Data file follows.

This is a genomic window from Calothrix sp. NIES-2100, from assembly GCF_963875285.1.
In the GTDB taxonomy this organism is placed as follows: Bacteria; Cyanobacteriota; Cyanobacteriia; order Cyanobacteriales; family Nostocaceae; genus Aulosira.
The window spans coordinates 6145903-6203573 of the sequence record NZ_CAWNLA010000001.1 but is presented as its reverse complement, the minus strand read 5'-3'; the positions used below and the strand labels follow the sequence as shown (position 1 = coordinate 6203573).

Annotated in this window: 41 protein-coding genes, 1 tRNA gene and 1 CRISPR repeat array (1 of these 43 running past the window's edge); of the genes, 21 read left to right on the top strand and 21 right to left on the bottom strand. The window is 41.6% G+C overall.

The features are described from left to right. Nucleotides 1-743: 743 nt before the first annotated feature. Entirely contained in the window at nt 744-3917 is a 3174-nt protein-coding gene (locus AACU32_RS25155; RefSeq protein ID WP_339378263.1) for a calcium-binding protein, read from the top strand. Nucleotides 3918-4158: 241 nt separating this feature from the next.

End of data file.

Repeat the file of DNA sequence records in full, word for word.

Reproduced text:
This is a genomic window from Calothrix sp. NIES-2100, from assembly GCF_963875285.1.
In the GTDB taxonomy this organism is placed as follows: Bacteria; Cyanobacteriota; Cyanobacteriia; order Cyanobacteriales; family Nostocaceae; genus Aulosira.
The window spans coordinates 6145903-6203573 of the sequence record NZ_CAWNLA010000001.1 but is presented as its reverse complement, the minus strand read 5'-3'; the positions used below and the strand labels follow the sequence as shown (position 1 = coordinate 6203573).

Annotated in this window: 41 protein-coding genes, 1 tRNA gene and 1 CRISPR repeat array (1 of these 43 running past the window's edge); of the genes, 21 read left to right on the top strand and 21 right to left on the bottom strand. The window is 41.6% G+C overall.

The features are described from left to right. Nucleotides 1-743: 743 nt before the first annotated feature. Entirely contained in the window at nt 744-3917 is a 3174-nt protein-coding gene (locus AACU32_RS25155; RefSeq protein ID WP_339378263.1) for a calcium-binding protein, read from the top strand. Nucleotides 3918-4158: 241 nt separating this feature from the next.